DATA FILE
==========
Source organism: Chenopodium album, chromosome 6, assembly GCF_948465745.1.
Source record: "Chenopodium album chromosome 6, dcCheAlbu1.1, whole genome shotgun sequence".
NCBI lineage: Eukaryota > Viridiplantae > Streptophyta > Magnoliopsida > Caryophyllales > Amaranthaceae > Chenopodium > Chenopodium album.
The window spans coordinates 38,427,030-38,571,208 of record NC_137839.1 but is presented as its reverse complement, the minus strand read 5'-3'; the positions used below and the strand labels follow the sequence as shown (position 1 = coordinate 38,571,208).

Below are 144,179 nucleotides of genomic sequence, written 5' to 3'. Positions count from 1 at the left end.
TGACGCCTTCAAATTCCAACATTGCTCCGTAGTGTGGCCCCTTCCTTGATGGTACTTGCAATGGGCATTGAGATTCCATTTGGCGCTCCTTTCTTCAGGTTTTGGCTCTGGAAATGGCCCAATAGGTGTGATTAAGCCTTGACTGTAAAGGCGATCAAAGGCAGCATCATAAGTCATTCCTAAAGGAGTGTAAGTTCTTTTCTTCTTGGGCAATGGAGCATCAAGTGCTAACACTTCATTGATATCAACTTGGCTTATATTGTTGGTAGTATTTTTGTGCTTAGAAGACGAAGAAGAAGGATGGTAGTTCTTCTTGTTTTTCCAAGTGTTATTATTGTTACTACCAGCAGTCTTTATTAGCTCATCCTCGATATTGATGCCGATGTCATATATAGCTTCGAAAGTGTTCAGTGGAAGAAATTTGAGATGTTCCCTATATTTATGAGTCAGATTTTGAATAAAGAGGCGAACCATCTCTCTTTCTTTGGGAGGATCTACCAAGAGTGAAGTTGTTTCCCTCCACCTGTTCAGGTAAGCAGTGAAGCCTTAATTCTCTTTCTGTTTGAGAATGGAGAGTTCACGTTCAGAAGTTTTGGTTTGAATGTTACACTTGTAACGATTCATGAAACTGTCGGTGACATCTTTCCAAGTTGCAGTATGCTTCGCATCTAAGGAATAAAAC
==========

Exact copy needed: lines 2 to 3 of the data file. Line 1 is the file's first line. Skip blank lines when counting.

Source record: "Chenopodium album chromosome 6, dcCheAlbu1.1, whole genome shotgun sequence".
NCBI lineage: Eukaryota > Viridiplantae > Streptophyta > Magnoliopsida > Caryophyllales > Amaranthaceae > Chenopodium > Chenopodium album.